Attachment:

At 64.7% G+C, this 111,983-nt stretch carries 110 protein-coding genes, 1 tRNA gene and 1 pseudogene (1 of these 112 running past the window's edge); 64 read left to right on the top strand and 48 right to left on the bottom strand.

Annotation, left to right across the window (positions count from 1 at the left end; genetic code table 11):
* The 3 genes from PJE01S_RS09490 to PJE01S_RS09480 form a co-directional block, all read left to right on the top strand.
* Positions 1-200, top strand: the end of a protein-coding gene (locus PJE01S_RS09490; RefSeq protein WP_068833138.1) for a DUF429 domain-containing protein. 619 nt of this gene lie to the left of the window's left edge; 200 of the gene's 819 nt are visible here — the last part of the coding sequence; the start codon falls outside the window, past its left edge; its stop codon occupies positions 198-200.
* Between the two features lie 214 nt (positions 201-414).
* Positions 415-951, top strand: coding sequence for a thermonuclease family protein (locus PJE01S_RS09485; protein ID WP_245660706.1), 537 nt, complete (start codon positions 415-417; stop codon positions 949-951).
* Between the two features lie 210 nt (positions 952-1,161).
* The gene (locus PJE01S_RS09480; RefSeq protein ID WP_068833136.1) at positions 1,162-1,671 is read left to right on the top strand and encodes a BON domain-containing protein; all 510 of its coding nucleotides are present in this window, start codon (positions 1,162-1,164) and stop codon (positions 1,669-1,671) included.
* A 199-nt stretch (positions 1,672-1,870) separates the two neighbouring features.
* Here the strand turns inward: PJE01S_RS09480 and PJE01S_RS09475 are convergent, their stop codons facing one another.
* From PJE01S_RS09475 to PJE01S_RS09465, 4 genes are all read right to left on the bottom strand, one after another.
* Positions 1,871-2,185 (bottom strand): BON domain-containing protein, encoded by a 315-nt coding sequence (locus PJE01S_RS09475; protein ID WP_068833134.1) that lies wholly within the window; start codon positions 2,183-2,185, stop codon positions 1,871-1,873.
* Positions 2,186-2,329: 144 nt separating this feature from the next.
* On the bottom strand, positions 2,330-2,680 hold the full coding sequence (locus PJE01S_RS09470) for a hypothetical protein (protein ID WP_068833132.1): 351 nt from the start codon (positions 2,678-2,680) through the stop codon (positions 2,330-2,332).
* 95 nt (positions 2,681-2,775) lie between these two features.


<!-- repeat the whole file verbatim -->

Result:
At 64.7% G+C, this 111,983-nt stretch carries 110 protein-coding genes, 1 tRNA gene and 1 pseudogene (1 of these 112 running past the window's edge); 64 read left to right on the top strand and 48 right to left on the bottom strand.

Annotation, left to right across the window (positions count from 1 at the left end; genetic code table 11):
* The 3 genes from PJE01S_RS09490 to PJE01S_RS09480 form a co-directional block, all read left to right on the top strand.
* Positions 1-200, top strand: the end of a protein-coding gene (locus PJE01S_RS09490; RefSeq protein WP_068833138.1) for a DUF429 domain-containing protein. 619 nt of this gene lie to the left of the window's left edge; 200 of the gene's 819 nt are visible here — the last part of the coding sequence; the start codon falls outside the window, past its left edge; its stop codon occupies positions 198-200.
* Between the two features lie 214 nt (positions 201-414).
* Positions 415-951, top strand: coding sequence for a thermonuclease family protein (locus PJE01S_RS09485; protein ID WP_245660706.1), 537 nt, complete (start codon positions 415-417; stop codon positions 949-951).
* Between the two features lie 210 nt (positions 952-1,161).
* The gene (locus PJE01S_RS09480; RefSeq protein ID WP_068833136.1) at positions 1,162-1,671 is read left to right on the top strand and encodes a BON domain-containing protein; all 510 of its coding nucleotides are present in this window, start codon (positions 1,162-1,164) and stop codon (positions 1,669-1,671) included.
* A 199-nt stretch (positions 1,672-1,870) separates the two neighbouring features.
* Here the strand turns inward: PJE01S_RS09480 and PJE01S_RS09475 are convergent, their stop codons facing one another.
* From PJE01S_RS09475 to PJE01S_RS09465, 4 genes are all read right to left on the bottom strand, one after another.
* Positions 1,871-2,185 (bottom strand): BON domain-containing protein, encoded by a 315-nt coding sequence (locus PJE01S_RS09475; protein ID WP_068833134.1) that lies wholly within the window; start codon positions 2,183-2,185, stop codon positions 1,871-1,873.
* Positions 2,186-2,329: 144 nt separating this feature from the next.
* On the bottom strand, positions 2,330-2,680 hold the full coding sequence (locus PJE01S_RS09470) for a hypothetical protein (protein ID WP_068833132.1): 351 nt from the start codon (positions 2,678-2,680) through the stop codon (positions 2,330-2,332).
* 95 nt (positions 2,681-2,775) lie between these two features.